There are two areas that a great many dog owners forget about when
attempting to teach their dogs good manners and good behavior. They are:
Decide early in your puppy's life what it is you want him to do and not to do. Under six months of age you are going to expect to get him fully housebroken, walk nicely on a leash, not jump up on people, and perhaps stay off of the furniture. If you accomplish all of that prior to six months of age, give yourself a gold star. If you expect to accomplish more, well, maybe you might just be pushing yourself and your dog too hard.
For novice owners, a beginner obedience class is highly recommended. Find out who the trainer is, what his/her principles are, training methods used, etc. Ask around to other people who have gone to obedience classes with their dogs and learn where they go, what they are taught, their observations and opinions of their particular trainers, etc. Usually, the best place is an all-breed kennel club or obedience club. The key word here is ALL-BREED. Stay away from places specializing in guard-, working-, Schutzhund-, attack-dog training.
Ridgebacks are not stubborn; they are not dumb. Rather, they are independent, and whip smart. The one thing that they have that you should nurture is their desire to please.
When training to do anything, always get your dog's attention first, even if it takes several minutes to get him calmed down. Once you have his attention, then you begin with whatever it is you want him to do or not do. Don't ever act out of anger. Always act, never react. Screaming and hitting and chasing will turn your dog into a psychotic and only make you more frustrated. Stern words are usually all that is necessary to get your point across. It is best not to hit your dog either with your hand or an object, especially anywhere near the face or head. This seldom accomplishes anything but to provide an outlet for your own frustration. The damage done, however, can be irreparable.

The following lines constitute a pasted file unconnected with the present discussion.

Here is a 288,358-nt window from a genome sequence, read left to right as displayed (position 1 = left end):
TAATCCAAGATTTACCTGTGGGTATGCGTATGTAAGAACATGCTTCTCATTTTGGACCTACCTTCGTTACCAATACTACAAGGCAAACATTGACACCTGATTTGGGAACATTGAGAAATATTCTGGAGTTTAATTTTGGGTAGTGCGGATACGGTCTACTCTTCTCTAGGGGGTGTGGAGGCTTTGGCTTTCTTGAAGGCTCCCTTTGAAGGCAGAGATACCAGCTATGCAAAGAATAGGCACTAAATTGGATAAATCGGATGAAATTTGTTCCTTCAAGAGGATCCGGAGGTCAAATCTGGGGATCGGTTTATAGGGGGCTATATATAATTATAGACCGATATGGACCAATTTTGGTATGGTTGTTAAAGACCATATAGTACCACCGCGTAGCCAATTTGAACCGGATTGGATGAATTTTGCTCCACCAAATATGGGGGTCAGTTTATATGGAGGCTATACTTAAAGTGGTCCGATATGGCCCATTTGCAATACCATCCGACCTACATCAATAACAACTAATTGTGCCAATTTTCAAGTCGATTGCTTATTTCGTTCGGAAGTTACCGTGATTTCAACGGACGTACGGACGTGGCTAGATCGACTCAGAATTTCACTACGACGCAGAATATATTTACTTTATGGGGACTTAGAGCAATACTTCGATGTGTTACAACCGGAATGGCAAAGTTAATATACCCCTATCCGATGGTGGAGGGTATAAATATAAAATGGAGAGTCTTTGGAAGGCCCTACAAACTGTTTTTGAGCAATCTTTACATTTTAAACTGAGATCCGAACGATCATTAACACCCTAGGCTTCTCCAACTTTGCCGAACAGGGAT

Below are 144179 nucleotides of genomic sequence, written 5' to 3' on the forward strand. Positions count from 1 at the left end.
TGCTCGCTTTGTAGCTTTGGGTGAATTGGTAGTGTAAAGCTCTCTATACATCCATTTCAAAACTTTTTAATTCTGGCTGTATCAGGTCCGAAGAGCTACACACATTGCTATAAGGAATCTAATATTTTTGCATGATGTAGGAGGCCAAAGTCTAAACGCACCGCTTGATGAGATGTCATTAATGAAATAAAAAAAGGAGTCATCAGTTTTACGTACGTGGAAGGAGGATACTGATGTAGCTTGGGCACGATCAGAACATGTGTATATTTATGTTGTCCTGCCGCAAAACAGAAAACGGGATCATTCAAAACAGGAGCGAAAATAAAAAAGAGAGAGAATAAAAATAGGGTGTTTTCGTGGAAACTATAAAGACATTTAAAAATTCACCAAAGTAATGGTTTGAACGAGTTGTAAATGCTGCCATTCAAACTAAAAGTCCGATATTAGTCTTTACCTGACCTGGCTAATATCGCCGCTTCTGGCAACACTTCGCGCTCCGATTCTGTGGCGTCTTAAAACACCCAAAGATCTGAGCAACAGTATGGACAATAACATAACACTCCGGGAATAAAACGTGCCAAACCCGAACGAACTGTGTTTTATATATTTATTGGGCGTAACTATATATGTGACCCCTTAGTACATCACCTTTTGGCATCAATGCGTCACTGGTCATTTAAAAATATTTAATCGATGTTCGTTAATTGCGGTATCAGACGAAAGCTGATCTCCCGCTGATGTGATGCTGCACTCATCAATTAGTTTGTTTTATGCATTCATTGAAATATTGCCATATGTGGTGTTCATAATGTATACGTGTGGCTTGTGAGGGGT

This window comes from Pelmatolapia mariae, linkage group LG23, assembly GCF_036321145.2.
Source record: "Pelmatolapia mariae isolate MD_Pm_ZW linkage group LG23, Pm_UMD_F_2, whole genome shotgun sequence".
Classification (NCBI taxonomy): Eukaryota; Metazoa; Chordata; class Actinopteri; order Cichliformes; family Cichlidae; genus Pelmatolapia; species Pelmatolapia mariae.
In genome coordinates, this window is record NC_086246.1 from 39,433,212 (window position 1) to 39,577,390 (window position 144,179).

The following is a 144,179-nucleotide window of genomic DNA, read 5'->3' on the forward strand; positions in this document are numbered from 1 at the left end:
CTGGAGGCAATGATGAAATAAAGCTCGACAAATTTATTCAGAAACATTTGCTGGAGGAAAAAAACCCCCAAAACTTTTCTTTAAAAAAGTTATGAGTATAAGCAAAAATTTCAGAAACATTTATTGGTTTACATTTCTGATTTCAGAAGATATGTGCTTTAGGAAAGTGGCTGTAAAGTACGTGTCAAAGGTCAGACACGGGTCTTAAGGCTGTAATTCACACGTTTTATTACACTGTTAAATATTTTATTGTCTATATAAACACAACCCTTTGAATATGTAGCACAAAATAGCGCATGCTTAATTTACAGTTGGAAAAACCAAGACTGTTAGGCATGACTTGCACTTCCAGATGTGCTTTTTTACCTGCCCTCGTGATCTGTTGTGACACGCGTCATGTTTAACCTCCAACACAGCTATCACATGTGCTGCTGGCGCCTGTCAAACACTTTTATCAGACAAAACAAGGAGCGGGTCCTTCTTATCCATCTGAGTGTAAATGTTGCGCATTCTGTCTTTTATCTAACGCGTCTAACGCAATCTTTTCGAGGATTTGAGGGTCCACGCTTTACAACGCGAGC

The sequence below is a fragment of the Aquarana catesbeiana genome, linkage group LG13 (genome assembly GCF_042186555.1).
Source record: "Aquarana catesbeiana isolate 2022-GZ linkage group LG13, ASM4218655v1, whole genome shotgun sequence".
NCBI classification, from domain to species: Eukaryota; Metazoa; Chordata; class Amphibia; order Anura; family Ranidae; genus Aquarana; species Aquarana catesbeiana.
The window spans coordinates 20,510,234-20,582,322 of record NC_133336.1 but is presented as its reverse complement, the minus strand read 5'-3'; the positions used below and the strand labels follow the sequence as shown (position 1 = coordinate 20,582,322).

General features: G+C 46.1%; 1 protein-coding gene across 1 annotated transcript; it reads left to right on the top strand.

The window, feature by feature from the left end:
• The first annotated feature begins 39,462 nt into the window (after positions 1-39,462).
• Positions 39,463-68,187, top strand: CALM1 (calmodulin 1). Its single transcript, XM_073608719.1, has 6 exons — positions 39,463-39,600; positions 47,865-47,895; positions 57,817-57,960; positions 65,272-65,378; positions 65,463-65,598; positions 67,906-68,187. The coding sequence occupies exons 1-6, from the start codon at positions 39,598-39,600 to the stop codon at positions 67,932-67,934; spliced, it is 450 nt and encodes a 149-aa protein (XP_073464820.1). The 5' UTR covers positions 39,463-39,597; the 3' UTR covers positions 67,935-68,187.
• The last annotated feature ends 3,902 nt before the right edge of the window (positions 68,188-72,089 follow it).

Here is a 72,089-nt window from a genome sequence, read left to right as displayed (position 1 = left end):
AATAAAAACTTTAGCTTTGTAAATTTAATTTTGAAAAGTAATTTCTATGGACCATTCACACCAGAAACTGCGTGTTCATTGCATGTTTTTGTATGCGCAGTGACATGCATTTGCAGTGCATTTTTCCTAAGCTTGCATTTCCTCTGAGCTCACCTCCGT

As dogs are creatures of habit, you must always keep that in mind. Good habits are learned and so are bad habits. Detect the bad habits early before they become ingrained and work on perfecting the good habits.
The reward system is a very good way to train a puppy. The puppy goes outside and relieves himself. You praise him lavishly. I know it seems silly to gush all over a puppy just because he went "potty" outside instead of inside, but it works!
The use of a crate is strongly recommended while training your dog. Here is where you do not equate the dog's needs with human needs. A dog is a denning animal. Dogs seek out a private and safe spot. That is why they sleep under tables, beds, etc. A dog crate is your Ridgeback's safe haven. Get him used to it early in life. After all, babies are placed into playpens -- that's a lot crueler than allowing a puppy to develop his natural denning instinct.
When in doubt about a phase in training your Ridgeback, or any other problem, call your breeder. Also, there are a number of books available, hundreds in fact. Below are listed a few, any of which will give you the proper insight into the correct way of training your Ridgeback for a happy and comfortable life with his humans.